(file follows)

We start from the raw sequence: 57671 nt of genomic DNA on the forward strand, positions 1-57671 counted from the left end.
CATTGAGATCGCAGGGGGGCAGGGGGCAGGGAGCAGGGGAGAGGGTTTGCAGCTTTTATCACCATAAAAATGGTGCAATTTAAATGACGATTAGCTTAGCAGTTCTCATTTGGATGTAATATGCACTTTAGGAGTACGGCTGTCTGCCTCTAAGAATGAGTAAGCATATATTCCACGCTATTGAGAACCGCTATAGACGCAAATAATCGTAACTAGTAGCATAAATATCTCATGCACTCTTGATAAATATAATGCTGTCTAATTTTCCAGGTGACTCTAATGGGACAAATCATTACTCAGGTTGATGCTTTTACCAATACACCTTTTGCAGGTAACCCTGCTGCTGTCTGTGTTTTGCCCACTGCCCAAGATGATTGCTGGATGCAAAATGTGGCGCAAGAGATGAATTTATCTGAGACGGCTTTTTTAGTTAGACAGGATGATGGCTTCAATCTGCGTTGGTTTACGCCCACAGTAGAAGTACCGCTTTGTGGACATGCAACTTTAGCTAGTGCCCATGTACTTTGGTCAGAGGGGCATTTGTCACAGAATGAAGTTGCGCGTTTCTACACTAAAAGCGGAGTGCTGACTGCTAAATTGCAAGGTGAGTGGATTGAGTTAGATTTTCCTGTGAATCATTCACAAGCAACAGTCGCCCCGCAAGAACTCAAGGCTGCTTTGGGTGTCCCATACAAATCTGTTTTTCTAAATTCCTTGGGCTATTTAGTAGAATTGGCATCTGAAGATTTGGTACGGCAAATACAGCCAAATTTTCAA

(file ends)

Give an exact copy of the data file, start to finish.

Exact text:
We start from the raw sequence: 57671 nt of genomic DNA on the forward strand, positions 1-57671 counted from the left end.
CATTGAGATCGCAGGGGGGCAGGGGGCAGGGAGCAGGGGAGAGGGTTTGCAGCTTTTATCACCATAAAAATGGTGCAATTTAAATGACGATTAGCTTAGCAGTTCTCATTTGGATGTAATATGCACTTTAGGAGTACGGCTGTCTGCCTCTAAGAATGAGTAAGCATATATTCCACGCTATTGAGAACCGCTATAGACGCAAATAATCGTAACTAGTAGCATAAATATCTCATGCACTCTTGATAAATATAATGCTGTCTAATTTTCCAGGTGACTCTAATGGGACAAATCATTACTCAGGTTGATGCTTTTACCAATACACCTTTTGCAGGTAACCCTGCTGCTGTCTGTGTTTTGCCCACTGCCCAAGATGATTGCTGGATGCAAAATGTGGCGCAAGAGATGAATTTATCTGAGACGGCTTTTTTAGTTAGACAGGATGATGGCTTCAATCTGCGTTGGTTTACGCCCACAGTAGAAGTACCGCTTTGTGGACATGCAACTTTAGCTAGTGCCCATGTACTTTGGTCAGAGGGGCATTTGTCACAGAATGAAGTTGCGCGTTTCTACACTAAAAGCGGAGTGCTGACTGCTAAATTGCAAGGTGAGTGGATTGAGTTAGATTTTCCTGTGAATCATTCACAAGCAACAGTCGCCCCGCAAGAACTCAAGGCTGCTTTGGGTGTCCCATACAAATCTGTTTTTCTAAATTCCTTGGGCTATTTAGTAGAATTGGCATCTGAAGATTTGGTACGGCAAATACAGCCAAATTTTCAA